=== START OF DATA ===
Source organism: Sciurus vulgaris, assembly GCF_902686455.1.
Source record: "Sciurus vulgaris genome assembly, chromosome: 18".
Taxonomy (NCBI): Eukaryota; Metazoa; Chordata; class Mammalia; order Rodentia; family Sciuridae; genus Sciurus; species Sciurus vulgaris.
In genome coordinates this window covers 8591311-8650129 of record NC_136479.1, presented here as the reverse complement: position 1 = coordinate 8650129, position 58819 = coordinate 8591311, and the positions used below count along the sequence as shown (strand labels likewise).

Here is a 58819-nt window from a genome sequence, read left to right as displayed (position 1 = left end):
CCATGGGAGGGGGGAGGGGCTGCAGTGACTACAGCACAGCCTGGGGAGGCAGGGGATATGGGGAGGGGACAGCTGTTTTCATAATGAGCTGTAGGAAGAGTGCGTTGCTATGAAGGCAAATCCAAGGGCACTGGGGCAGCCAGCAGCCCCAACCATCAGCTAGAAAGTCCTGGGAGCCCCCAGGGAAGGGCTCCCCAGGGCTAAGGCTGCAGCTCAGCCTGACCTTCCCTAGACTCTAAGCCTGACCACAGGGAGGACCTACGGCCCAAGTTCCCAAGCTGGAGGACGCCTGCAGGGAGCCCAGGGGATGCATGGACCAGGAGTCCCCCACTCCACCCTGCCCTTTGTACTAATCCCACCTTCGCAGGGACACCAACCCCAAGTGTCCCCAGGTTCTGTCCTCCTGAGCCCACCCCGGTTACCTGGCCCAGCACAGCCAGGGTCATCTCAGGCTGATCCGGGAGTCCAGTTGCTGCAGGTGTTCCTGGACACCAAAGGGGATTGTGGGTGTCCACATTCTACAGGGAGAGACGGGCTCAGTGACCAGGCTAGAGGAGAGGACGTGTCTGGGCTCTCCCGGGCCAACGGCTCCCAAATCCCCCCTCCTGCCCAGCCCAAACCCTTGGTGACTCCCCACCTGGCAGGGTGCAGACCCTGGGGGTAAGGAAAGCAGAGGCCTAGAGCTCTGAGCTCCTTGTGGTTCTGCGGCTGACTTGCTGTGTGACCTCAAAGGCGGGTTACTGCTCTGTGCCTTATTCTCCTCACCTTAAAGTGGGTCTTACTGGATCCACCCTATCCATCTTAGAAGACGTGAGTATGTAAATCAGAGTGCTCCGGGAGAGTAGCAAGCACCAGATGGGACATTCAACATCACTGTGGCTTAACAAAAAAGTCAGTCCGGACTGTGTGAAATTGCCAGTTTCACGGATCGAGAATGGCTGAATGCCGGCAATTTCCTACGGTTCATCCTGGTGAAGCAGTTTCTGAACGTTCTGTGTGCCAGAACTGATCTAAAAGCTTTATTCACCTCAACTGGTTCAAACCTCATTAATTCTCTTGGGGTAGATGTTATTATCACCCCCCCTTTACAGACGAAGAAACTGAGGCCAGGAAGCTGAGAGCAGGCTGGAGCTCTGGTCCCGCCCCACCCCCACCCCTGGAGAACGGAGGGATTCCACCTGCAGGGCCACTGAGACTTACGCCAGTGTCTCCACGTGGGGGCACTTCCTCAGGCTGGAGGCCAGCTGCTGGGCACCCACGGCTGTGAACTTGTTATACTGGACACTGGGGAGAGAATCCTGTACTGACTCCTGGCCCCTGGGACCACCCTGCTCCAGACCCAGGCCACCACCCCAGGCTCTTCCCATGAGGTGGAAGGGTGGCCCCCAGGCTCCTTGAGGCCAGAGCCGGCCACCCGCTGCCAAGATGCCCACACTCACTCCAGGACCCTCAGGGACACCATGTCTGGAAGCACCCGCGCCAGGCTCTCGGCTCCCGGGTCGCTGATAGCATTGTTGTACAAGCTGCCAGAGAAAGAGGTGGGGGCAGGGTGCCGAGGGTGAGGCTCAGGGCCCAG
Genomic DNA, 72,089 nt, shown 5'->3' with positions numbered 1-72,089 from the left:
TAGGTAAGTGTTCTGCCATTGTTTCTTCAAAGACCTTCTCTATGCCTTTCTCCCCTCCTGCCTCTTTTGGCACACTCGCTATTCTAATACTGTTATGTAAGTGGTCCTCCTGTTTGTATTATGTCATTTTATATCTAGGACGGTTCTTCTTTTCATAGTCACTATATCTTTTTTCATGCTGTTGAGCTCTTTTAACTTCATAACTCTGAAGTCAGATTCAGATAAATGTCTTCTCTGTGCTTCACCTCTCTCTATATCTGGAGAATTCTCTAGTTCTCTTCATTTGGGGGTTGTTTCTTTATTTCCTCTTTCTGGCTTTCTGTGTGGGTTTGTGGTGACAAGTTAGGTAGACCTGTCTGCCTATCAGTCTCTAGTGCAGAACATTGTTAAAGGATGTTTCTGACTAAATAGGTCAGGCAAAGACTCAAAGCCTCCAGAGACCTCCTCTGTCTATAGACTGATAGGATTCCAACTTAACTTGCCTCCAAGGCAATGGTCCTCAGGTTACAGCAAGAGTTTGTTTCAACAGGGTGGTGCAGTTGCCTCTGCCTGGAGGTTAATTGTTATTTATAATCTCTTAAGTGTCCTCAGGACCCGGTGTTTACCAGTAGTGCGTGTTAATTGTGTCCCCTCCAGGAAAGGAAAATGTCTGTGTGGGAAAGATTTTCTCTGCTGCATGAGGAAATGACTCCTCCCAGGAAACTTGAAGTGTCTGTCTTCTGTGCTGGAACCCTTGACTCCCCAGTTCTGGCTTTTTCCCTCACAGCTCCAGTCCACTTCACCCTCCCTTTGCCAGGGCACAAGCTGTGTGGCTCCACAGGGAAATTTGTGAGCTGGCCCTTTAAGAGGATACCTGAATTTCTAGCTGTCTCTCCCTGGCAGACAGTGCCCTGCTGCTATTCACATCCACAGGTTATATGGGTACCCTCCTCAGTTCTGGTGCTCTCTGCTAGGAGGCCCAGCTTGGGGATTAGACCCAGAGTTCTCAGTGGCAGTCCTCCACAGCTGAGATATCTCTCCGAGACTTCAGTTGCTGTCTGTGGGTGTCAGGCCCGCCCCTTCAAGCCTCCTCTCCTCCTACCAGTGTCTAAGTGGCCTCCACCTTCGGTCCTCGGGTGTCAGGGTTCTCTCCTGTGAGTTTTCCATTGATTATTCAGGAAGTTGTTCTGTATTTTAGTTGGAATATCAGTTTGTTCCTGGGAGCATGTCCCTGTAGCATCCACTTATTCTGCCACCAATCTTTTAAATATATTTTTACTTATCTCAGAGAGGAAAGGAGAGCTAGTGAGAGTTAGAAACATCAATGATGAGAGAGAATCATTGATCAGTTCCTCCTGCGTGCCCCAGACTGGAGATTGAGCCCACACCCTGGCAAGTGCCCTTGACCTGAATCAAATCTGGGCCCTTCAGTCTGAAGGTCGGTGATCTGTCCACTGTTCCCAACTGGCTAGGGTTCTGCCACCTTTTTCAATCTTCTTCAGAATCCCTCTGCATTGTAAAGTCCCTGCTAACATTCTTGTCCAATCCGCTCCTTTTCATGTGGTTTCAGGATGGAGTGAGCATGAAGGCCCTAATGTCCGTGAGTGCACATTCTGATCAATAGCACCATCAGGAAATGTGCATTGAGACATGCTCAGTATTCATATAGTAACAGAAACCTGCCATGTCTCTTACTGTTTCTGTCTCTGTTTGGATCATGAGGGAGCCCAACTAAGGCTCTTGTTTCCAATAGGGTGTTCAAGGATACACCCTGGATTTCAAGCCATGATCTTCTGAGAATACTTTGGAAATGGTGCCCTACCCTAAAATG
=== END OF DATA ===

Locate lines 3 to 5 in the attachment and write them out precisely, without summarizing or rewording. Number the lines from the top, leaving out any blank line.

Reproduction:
Taxonomy (NCBI): Eukaryota; Metazoa; Chordata; class Mammalia; order Rodentia; family Sciuridae; genus Sciurus; species Sciurus vulgaris.
In genome coordinates this window covers 8591311-8650129 of record NC_136479.1, presented here as the reverse complement: position 1 = coordinate 8650129, position 58819 = coordinate 8591311, and the positions used below count along the sequence as shown (strand labels likewise).

Here is a 58819-nt window from a genome sequence, read left to right as displayed (position 1 = left end):